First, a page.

Like many companies, Apple has deftly made the transition in the coronavirus era from splashy, elaborately stage-managed and in-person product showcases, for which writers from across the tech blogosphere gather to get a hands-on look at the new gadgets on offer, to virtual, highly-produced affairs that play out online, instead.

That’s set to continue come next week, when the iPhone maker holds a new virtual event on April 20 (the invitations for which include the tagline “Spring Loaded“) at which it’s expected to showcase updates for the iPad Pro, iPad mini, and AirPod product lines, among other surprises. The company sent out invitations on Tuesday for next week’s event, which is taking place as usual at the company’s Apple Park headquarters in Cupertino, California, with Bloomberg already teasing a bit of what will be revealed — including a new iPad Pro with a brighter LED display, as well as a new iPad mini with a larger display and smaller bezels. These events, as you can imagine, reliably generate a mountain of publicity for Apple — even though some advance New York Times reportage ahead of the event, however, has found a lot to complain about. The slant of a new NYT piece from writer Shira Ovide, in fact, goes as far as arguing that these product events really don’t need to exist anymore.

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“It’s time to end the elaborate staged events that are essentially infomercials for new technology products,” Ovide declares. “…Mary Kay-style demonstrations for the 400th edition of an iPad are clearly not the most serious problem in technology or the world. Most people will never even watch these things, thank goodness. But they are an example of how we and tech companies don’t stop enough and ask: Why does it have to be this way?”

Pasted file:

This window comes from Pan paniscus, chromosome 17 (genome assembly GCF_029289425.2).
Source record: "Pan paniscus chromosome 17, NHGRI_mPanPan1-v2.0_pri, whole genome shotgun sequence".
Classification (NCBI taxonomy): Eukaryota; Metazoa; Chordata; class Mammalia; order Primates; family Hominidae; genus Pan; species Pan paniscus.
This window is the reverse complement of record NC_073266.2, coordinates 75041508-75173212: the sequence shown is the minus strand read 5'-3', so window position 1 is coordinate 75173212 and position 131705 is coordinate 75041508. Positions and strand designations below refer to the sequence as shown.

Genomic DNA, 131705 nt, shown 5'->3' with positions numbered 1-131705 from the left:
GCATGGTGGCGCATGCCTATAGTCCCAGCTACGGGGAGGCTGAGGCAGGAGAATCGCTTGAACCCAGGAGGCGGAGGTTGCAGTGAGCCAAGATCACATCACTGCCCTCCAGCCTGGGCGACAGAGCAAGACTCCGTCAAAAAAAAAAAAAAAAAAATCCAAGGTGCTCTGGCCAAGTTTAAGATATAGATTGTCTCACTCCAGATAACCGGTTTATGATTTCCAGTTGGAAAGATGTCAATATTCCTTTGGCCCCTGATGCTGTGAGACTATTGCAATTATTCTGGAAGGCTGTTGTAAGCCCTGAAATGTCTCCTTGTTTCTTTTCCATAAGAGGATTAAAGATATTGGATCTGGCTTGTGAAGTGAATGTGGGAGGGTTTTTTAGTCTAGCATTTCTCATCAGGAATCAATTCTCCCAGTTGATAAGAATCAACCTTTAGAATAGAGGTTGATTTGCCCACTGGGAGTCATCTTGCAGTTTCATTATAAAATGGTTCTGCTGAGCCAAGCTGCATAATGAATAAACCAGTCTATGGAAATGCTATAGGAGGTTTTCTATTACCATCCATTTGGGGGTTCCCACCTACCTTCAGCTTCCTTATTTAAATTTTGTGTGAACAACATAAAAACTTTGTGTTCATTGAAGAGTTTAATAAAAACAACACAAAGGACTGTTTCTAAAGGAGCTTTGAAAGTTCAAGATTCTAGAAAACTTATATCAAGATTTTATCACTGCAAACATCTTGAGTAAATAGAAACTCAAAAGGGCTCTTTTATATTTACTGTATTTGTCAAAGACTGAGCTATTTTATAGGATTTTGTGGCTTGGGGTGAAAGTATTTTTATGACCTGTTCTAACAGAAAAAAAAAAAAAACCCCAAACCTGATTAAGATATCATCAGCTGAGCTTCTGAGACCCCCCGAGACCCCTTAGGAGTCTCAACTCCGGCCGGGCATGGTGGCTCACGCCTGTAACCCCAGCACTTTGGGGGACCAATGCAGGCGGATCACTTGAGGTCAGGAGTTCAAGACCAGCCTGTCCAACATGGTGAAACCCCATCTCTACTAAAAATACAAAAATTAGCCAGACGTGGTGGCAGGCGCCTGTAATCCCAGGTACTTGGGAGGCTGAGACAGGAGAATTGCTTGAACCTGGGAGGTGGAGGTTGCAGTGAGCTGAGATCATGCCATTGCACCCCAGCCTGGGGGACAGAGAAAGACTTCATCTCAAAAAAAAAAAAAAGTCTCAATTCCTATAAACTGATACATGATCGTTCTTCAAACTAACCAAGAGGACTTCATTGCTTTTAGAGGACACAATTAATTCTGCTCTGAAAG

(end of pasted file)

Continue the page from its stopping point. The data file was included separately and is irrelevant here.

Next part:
Ovide goes on to lament the fact that the Steve Jobs-esque product demonstrations are reflections of how Silicon Valley giants, among the richest companies on Earth, see their customers. “To them, we are blobs with wallets that can be persuaded by the Silicon Valley equivalents of a fast-talking guy on TV hawking a mop.”

Is she correct, that these product events have all the manic energy of “an industry desperate to get noticed?” And that the events themselves have long since stopped being useful? I think the obvious answer is that a post summarizing each event’s announcements, which Apple always follows up every event with, just doesn’t cut it on its own — that, in other words, there’s a circularity to these things.

The Apple events convey excitement, which garners the attention of journalists, the public, and Apple fans, to such a degree that Apple probably can’t ever really not put on these showcases. Why are fans excited? To see what Apple’s going to show off next. Why is Apple hosting these events, to show off what comes next? Because fans are excited. And round and round it goes. Speaking of next week’s event, that reminds me … I actually need a new iPad.

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Andy is a reporter in Memphis who also contributes to outlets like Fast Company and The Guardian. When he’s not writing about technology, he can be found hunched protectively over his burgeoning collection of vinyl, as well as nursing his Whovianism and bingeing on a variety of TV shows you probably don’t like.